Thursday, June 01, 2006

Frivolous Lawsuits

Every day there is another civil lawsuit. Somebody wanting an inordinate amount of money for what usually is a minuscule wrong, if a wrong has even occurred.

I am here to provide my two cents about how this has gotten out of control. You want to know why healthcare is a sham in this country, a big part of it is the malpractice insurance healthcare providers have to carry to protect themselves from those who wish to profit on death and illness of loved ones. Though the United States still touts itself as a land of opportunity, that opportunity is coming more and more in the form of litigation opportunities. When can I sue someone? How can I get a rich person or entity to do me just wrong enough so I'll be set for the rest of my life?

What makes a lawsuit frivolous? In my opinion, it comes down to a couple of things. The amount of money being sued for (in particular the purely subjective punitive damages), the cause for the lawsuit (the actual incident), and the consequences requiring such large payouts (the ever useful emotional distress etc). If the combination of these things leads to too much money for subjective consequences based on a relatively little incident, we got ourselves a frivolous lawsuit.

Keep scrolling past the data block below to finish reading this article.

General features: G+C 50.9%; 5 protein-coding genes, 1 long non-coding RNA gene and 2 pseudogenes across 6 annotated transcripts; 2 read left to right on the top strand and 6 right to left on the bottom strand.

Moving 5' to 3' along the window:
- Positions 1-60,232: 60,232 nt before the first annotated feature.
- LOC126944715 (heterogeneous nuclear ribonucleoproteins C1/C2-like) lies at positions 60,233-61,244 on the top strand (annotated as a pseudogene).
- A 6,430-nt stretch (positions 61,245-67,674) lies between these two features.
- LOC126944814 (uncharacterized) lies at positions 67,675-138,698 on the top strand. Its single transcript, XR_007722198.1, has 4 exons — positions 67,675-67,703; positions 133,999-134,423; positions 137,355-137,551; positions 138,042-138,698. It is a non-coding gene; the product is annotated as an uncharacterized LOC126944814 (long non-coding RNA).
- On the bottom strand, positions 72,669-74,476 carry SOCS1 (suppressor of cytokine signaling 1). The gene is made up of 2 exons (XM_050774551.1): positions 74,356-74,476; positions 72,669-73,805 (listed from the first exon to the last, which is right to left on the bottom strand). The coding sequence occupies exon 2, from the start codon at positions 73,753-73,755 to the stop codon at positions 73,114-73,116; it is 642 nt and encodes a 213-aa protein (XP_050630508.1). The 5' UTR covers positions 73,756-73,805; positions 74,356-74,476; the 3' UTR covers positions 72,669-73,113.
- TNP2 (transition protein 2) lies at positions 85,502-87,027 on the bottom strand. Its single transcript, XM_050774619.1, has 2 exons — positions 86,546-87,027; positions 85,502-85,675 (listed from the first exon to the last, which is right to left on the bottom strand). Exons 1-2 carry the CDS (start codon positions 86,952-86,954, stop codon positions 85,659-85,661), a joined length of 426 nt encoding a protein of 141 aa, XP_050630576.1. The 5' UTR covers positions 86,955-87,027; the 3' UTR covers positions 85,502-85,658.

In our first installment, we have an Iraq war veteran suing Michael Moore for 75 million dollars for emotional distress and loss of reputation.....oh and his wife suing for 10 million additional dollars for emotional distress to her husband. Sgt. Peter Damon states his feelings were hurt (not his words, but that's what it amounts to) when Michael Moore took a snippett of a quote Damon made and used it for his own purposes in Fahrenheit 9/11. Just to get this straight, the things he said were used out of context. And this out-of-context use caused him 75 MILLION dollars worth of reputation loss and emotional distress. Now, if he were to win the money, his reputation would be able to recover as well as his emotional well-being. I'm sure every day, a stranger walks up to him and comments on his 'cameo' in Moore's film. Now to be fair, I do believe that his comments may have been used out of context and he deserves to let that be known. And maybe a $25000 settlement should come his way. Or better yet, as so many involved in frivolous lawsuits say it's the principle of the matter, perhaps the money should be sent to a charity of Damon's choosing. But 75 million is excessive. And the fact that his wife is suing in a separate lawsuit for, as the article states, because of emotional distress to her husband (not herself) makes this a prime example of what this category will be about.

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